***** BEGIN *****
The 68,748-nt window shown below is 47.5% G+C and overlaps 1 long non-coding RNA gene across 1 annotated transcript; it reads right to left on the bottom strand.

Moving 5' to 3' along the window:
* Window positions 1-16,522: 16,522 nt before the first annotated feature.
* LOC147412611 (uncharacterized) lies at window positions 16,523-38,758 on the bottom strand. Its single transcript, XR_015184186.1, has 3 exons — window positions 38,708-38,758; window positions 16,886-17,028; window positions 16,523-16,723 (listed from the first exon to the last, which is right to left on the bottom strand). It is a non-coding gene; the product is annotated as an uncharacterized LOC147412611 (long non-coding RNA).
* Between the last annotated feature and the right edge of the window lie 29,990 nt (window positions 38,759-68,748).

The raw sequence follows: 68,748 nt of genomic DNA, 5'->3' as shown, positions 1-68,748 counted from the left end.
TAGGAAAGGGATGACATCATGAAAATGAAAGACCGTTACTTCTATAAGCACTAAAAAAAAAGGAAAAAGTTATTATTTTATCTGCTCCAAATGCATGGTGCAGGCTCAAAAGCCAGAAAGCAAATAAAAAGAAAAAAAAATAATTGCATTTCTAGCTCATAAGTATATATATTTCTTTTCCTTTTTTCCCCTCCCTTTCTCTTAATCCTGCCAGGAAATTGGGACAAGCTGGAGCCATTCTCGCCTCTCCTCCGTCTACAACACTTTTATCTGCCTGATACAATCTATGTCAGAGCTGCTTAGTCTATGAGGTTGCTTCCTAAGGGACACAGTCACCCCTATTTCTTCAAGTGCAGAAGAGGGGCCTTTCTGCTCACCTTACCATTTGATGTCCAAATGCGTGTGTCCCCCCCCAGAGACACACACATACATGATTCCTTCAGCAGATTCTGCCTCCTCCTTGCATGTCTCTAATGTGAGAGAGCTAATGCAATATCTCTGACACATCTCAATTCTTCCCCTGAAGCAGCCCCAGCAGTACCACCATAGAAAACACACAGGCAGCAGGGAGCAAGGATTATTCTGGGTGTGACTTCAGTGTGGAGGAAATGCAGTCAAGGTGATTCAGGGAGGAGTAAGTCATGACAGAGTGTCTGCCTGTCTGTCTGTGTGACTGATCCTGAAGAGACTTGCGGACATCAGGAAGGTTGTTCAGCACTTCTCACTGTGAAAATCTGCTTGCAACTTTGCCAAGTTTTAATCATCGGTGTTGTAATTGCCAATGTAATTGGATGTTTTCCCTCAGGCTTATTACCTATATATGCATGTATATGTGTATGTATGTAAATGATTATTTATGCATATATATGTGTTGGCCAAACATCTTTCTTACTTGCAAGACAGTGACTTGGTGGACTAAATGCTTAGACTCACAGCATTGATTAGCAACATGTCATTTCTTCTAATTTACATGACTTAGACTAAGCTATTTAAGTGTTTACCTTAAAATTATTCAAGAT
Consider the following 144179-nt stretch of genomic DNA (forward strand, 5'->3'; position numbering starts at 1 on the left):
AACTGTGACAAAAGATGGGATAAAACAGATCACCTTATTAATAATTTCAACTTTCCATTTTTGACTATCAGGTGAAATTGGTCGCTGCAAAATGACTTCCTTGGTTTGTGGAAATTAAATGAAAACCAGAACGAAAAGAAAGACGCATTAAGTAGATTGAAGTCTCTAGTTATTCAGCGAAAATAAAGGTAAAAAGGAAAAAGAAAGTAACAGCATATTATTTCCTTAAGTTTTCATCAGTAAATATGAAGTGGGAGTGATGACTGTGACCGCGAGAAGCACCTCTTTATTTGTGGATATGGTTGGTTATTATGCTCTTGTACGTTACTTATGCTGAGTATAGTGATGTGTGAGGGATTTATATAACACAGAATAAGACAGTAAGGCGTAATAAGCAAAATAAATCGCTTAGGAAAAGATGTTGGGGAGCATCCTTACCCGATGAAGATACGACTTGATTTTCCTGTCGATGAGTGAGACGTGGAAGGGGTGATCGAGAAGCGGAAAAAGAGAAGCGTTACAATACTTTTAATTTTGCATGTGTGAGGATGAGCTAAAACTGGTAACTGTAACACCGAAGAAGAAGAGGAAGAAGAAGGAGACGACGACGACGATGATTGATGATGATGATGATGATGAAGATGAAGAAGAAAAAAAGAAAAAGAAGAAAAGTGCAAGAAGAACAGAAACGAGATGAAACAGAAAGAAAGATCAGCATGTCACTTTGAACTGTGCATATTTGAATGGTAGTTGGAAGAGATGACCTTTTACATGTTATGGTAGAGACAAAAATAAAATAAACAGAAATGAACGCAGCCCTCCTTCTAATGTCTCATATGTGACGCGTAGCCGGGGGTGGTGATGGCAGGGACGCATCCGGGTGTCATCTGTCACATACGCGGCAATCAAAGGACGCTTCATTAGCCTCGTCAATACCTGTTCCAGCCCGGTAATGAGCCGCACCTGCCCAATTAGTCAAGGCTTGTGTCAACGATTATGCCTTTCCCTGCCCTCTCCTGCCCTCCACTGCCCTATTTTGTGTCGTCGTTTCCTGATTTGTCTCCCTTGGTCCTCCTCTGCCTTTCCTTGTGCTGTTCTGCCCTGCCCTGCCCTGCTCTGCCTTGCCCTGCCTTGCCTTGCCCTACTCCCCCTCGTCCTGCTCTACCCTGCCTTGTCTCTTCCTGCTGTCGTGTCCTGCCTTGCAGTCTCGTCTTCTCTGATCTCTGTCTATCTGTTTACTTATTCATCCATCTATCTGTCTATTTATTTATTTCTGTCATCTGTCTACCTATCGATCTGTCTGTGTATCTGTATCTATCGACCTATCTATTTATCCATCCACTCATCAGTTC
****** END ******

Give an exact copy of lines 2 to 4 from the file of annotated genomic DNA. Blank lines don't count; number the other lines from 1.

Moving 5' to 3' along the window:
* Window positions 1-16,522: 16,522 nt before the first annotated feature.
* LOC147412611 (uncharacterized) lies at window positions 16,523-38,758 on the bottom strand. Its single transcript, XR_015184186.1, has 3 exons — window positions 38,708-38,758; window positions 16,886-17,028; window positions 16,523-16,723 (listed from the first exon to the last, which is right to left on the bottom strand). It is a non-coding gene; the product is annotated as an uncharacterized LOC147412611 (long non-coding RNA).